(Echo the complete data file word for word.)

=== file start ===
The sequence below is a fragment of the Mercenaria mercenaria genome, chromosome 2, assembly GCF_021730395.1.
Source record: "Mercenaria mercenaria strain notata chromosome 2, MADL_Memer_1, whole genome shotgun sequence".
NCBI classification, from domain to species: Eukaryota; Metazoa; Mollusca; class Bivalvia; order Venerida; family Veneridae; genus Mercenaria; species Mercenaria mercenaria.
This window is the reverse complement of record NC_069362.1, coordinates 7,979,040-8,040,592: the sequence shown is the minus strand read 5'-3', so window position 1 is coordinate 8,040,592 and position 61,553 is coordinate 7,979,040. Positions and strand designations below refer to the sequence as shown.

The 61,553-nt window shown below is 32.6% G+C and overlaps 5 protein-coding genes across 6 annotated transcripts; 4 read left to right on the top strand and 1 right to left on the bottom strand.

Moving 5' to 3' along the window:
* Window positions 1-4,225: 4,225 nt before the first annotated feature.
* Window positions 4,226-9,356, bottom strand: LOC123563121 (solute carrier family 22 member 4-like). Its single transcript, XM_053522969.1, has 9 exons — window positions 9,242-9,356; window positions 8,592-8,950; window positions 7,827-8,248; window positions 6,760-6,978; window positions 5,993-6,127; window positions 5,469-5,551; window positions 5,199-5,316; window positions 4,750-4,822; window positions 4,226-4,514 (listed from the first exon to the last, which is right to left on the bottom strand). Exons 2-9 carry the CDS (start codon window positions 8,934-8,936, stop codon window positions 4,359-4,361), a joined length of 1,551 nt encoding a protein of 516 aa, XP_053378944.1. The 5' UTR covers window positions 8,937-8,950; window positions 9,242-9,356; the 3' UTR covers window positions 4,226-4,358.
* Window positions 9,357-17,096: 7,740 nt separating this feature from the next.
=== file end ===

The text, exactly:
The sequence below is a fragment of the Mercenaria mercenaria genome, chromosome 2, assembly GCF_021730395.1.
Source record: "Mercenaria mercenaria strain notata chromosome 2, MADL_Memer_1, whole genome shotgun sequence".
NCBI classification, from domain to species: Eukaryota; Metazoa; Mollusca; class Bivalvia; order Venerida; family Veneridae; genus Mercenaria; species Mercenaria mercenaria.
This window is the reverse complement of record NC_069362.1, coordinates 7,979,040-8,040,592: the sequence shown is the minus strand read 5'-3', so window position 1 is coordinate 8,040,592 and position 61,553 is coordinate 7,979,040. Positions and strand designations below refer to the sequence as shown.

The 61,553-nt window shown below is 32.6% G+C and overlaps 5 protein-coding genes across 6 annotated transcripts; 4 read left to right on the top strand and 1 right to left on the bottom strand.

Moving 5' to 3' along the window:
* Window positions 1-4,225: 4,225 nt before the first annotated feature.
* Window positions 4,226-9,356, bottom strand: LOC123563121 (solute carrier family 22 member 4-like). Its single transcript, XM_053522969.1, has 9 exons — window positions 9,242-9,356; window positions 8,592-8,950; window positions 7,827-8,248; window positions 6,760-6,978; window positions 5,993-6,127; window positions 5,469-5,551; window positions 5,199-5,316; window positions 4,750-4,822; window positions 4,226-4,514 (listed from the first exon to the last, which is right to left on the bottom strand). Exons 2-9 carry the CDS (start codon window positions 8,934-8,936, stop codon window positions 4,359-4,361), a joined length of 1,551 nt encoding a protein of 516 aa, XP_053378944.1. The 5' UTR covers window positions 8,937-8,950; window positions 9,242-9,356; the 3' UTR covers window positions 4,226-4,358.
* Window positions 9,357-17,096: 7,740 nt separating this feature from the next.